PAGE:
Before filling your containers, wet down your soil mixture to ensure even watering after you plant. Then nest your seedling in the new container, filling in around the base of the plant and pressing down to seat it in well and remove air pockets.

For tomatoes, bury the stem leaving only 1 or 2 sets of leaves above the soil line. For all others, plant them level or bury the stem about 1/4 inch or less.

Water your transplanted seedlings well and place them back under the light.

What about fertilizing seedlings?

You can fertilize young seedlings after transplanting as needed. Use a liquid organic fertilizer diluted to half strength. If they tolerate the half strength and seem like they need more, you can up it to full strength.

Don’t fertilize your seedlings until after you transplant them. You don’t want to stimulate growth in a space that is too small.

Do you transplant or repot your seedlings?

Tell us about your experience in the comments below!

You've conquered seed starting. Woot! But do you know when to repot seedlings? Transplanting seedlings is a step you can't skip! Learn the signs your plants are telling you they've outgrown their seed starting tray.

When And How To Transplant Seedlings Into The Garden

Raising plants from seeds can be a rewarding and exciting way to add new varieties to your garden. Many of the best and most unusual varieties of vegetables are simply not available in your local nursery and your only option is growing these plants from seeds. But in order to grow these unusual varieties, you must know something about planting seedlings.

How to Transplant Seedlings

One common question from people who are growing plants from seeds is, “How do I know when my seedlings are big enough to put out in my garden?” This is a good question to ask when learning how to start plants from seeds because planting seedlings out in the garden at the proper time is crucial to their development later on. If you put them out before they are ready, they may have a hard time surviving the elements. If you wait too long, your seedling may become pot bound in its original container.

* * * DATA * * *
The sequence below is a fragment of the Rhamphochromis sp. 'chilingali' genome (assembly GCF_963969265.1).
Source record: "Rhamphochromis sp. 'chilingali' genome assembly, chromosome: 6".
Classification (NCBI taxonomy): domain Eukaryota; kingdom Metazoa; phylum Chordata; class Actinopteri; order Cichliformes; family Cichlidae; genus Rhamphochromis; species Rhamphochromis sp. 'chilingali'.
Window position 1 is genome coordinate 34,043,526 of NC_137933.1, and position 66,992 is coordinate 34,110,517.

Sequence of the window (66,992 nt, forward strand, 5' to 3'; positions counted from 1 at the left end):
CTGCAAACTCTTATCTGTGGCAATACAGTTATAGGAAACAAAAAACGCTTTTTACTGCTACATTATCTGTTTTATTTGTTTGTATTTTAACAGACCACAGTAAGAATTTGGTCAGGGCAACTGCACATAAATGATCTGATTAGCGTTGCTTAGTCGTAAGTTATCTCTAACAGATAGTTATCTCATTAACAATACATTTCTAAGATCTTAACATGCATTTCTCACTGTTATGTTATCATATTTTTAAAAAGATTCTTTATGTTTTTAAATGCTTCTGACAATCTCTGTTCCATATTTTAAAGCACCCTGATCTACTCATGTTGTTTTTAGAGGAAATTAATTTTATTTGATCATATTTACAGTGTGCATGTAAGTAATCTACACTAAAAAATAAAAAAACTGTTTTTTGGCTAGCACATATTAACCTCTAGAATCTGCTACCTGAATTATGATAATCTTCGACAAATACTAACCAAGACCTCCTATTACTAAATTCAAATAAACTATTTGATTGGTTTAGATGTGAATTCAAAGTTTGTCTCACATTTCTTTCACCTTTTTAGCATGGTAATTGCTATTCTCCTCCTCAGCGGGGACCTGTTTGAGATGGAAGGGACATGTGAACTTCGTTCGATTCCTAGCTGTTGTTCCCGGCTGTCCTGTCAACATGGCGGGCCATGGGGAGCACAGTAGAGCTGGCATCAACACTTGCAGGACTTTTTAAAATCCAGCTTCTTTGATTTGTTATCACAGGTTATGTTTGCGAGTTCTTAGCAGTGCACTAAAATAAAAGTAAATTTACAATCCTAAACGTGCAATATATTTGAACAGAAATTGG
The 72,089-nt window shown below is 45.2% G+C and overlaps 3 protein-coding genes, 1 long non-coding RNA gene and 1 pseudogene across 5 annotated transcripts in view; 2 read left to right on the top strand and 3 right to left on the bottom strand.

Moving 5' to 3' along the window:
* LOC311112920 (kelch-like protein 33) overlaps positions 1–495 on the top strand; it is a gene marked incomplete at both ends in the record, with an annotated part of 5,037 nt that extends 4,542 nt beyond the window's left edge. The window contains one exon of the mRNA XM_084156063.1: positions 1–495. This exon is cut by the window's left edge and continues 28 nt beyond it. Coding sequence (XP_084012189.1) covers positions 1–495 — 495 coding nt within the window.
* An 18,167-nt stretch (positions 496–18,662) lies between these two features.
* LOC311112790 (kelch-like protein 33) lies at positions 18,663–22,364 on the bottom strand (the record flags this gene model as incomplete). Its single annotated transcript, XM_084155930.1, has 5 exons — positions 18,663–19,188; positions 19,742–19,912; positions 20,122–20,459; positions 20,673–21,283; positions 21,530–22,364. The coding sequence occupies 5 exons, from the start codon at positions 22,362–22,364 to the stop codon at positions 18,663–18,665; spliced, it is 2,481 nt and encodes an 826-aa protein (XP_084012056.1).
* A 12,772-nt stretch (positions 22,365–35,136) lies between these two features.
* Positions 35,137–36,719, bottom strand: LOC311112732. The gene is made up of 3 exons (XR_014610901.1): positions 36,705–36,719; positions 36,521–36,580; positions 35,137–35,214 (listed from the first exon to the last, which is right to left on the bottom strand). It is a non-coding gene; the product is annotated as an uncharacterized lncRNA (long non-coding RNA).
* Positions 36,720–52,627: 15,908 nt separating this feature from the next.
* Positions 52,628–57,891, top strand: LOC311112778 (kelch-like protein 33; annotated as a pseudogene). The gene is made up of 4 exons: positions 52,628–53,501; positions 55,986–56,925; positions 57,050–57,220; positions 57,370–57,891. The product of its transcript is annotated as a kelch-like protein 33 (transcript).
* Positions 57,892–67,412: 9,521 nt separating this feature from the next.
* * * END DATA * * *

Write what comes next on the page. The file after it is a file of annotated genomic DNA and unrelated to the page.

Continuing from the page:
When it comes to how to transplant seedlings, there is no hard and fast rule to how tall a plant should be before you put it out in the garden, due to the fact that different plants grow to different sizes. Also, the amount of light a seedling gets can influence how quickly a plant grows in height when you are raising plants from seeds. If there is not enough light, a plant can grow very tall very quickly, but this plant may or not be ready for planting out. The best way to judge if a plant is large enough to plant out in the garden is to look at the number of true leaves.

True Leaves on a Seedling

The general rule of thumb is that when a seedling has three to four true leaves, it’s large enough to plant out in the garden (after it has been hardened off).

When you plant a seed, the first leaves to emerge are the cotyledons. These leaves will look different from leaves that will grow later. The purpose of these leaves is to provide stored food to the seedling for a short period of time.

True leaves grow shortly after the cotyledons. The true leave emerge and start generating energy through photosynthesis that will help feed the plant for the rest of its life. Making sure that the plant has enough of these leaves to keep it sustained when planted out in your garden is important to its proper growth.

Just remember, it isn’t how tall but how many true leaves your plant has that will determine when you should be planting seedlings out. But even when your seeds are big enough to plant out, make sure you harden off your seedlings before planting them. When growing plants from seeds, you want them to be plenty prepared to grow into beautiful plants that will provide you with a bounty of delicious vegetables.

One common question from people growing plants from seeds is "how do I know when my seedlings are big enough to put out in my garden?" This is a good question to ask, and this article will help.